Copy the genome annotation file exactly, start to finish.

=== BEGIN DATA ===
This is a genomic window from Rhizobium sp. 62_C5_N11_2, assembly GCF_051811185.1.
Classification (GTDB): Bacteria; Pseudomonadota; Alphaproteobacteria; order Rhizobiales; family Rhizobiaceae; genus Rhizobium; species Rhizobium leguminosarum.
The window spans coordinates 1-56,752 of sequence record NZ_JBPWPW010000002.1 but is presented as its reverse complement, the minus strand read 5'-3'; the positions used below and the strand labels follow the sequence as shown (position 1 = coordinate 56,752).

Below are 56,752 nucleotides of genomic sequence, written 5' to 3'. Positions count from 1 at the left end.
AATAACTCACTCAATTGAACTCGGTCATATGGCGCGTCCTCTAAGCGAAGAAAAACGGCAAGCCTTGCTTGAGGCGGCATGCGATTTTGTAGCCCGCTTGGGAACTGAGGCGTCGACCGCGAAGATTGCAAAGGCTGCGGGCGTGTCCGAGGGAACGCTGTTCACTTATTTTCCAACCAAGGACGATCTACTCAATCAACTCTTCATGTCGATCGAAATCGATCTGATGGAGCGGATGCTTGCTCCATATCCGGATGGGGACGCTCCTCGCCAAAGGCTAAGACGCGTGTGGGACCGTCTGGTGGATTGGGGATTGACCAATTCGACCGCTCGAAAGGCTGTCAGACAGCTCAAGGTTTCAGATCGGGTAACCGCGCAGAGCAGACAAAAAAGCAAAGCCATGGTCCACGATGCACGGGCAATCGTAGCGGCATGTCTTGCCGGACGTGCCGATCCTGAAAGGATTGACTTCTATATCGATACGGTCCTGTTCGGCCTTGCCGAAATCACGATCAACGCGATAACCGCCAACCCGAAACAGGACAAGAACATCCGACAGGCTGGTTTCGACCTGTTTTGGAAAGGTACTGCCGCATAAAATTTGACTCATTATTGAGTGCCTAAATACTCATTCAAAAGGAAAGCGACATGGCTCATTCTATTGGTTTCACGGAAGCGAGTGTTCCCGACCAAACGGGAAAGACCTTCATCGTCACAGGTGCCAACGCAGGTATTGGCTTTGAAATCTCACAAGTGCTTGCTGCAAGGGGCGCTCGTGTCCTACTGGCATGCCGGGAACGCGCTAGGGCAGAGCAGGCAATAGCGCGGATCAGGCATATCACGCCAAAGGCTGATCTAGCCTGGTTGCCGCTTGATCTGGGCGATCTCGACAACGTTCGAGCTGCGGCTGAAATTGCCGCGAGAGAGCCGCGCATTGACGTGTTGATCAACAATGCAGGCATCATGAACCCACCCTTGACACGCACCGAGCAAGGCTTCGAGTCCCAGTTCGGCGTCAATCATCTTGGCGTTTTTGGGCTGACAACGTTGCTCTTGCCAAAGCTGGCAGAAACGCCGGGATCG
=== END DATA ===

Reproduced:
This is a genomic window from Rhizobium sp. 62_C5_N11_2, assembly GCF_051811185.1.
Classification (GTDB): Bacteria; Pseudomonadota; Alphaproteobacteria; order Rhizobiales; family Rhizobiaceae; genus Rhizobium; species Rhizobium leguminosarum.
The window spans coordinates 1-56,752 of sequence record NZ_JBPWPW010000002.1 but is presented as its reverse complement, the minus strand read 5'-3'; the positions used below and the strand labels follow the sequence as shown (position 1 = coordinate 56,752).

Below are 56,752 nucleotides of genomic sequence, written 5' to 3'. Positions count from 1 at the left end.
AATAACTCACTCAATTGAACTCGGTCATATGGCGCGTCCTCTAAGCGAAGAAAAACGGCAAGCCTTGCTTGAGGCGGCATGCGATTTTGTAGCCCGCTTGGGAACTGAGGCGTCGACCGCGAAGATTGCAAAGGCTGCGGGCGTGTCCGAGGGAACGCTGTTCACTTATTTTCCAACCAAGGACGATCTACTCAATCAACTCTTCATGTCGATCGAAATCGATCTGATGGAGCGGATGCTTGCTCCATATCCGGATGGGGACGCTCCTCGCCAAAGGCTAAGACGCGTGTGGGACCGTCTGGTGGATTGGGGATTGACCAATTCGACCGCTCGAAAGGCTGTCAGACAGCTCAAGGTTTCAGATCGGGTAACCGCGCAGAGCAGACAAAAAAGCAAAGCCATGGTCCACGATGCACGGGCAATCGTAGCGGCATGTCTTGCCGGACGTGCCGATCCTGAAAGGATTGACTTCTATATCGATACGGTCCTGTTCGGCCTTGCCGAAATCACGATCAACGCGATAACCGCCAACCCGAAACAGGACAAGAACATCCGACAGGCTGGTTTCGACCTGTTTTGGAAAGGTACTGCCGCATAAAATTTGACTCATTATTGAGTGCCTAAATACTCATTCAAAAGGAAAGCGACATGGCTCATTCTATTGGTTTCACGGAAGCGAGTGTTCCCGACCAAACGGGAAAGACCTTCATCGTCACAGGTGCCAACGCAGGTATTGGCTTTGAAATCTCACAAGTGCTTGCTGCAAGGGGCGCTCGTGTCCTACTGGCATGCCGGGAACGCGCTAGGGCAGAGCAGGCAATAGCGCGGATCAGGCATATCACGCCAAAGGCTGATCTAGCCTGGTTGCCGCTTGATCTGGGCGATCTCGACAACGTTCGAGCTGCGGCTGAAATTGCCGCGAGAGAGCCGCGCATTGACGTGTTGATCAACAATGCAGGCATCATGAACCCACCCTTGACACGCACCGAGCAAGGCTTCGAGTCCCAGTTCGGCGTCAATCATCTTGGCGTTTTTGGGCTGACAACGTTGCTCTTGCCAAAGCTGGCAGAAACGCCGGGATCG